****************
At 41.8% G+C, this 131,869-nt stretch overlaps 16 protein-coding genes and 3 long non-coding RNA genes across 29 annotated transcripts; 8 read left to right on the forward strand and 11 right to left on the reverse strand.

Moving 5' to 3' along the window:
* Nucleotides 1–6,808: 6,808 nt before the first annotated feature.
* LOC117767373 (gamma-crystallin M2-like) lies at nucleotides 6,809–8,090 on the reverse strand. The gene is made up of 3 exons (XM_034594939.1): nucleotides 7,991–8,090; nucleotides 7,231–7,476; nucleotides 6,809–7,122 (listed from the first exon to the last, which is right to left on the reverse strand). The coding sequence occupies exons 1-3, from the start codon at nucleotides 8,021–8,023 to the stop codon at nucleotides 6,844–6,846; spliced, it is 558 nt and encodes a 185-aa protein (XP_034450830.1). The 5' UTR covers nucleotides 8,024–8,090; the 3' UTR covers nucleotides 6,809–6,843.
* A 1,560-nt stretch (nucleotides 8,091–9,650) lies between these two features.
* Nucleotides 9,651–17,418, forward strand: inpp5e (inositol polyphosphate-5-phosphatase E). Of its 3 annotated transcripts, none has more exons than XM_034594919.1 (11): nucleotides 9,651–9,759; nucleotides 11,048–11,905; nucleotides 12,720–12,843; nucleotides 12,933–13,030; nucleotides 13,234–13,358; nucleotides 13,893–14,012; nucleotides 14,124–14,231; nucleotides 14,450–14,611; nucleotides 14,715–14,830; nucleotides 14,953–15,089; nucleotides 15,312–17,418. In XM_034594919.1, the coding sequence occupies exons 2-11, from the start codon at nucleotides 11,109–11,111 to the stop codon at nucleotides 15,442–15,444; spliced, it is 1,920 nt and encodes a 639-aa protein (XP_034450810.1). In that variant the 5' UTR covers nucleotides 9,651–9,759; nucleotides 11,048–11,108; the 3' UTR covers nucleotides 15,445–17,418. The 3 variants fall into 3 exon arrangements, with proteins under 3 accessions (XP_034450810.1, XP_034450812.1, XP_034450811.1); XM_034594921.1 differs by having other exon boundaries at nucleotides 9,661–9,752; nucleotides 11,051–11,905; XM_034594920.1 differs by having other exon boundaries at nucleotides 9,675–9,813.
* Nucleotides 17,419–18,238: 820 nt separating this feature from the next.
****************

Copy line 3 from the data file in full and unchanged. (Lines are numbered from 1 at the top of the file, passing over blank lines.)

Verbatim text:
* Nucleotides 1–6,808: 6,808 nt before the first annotated feature.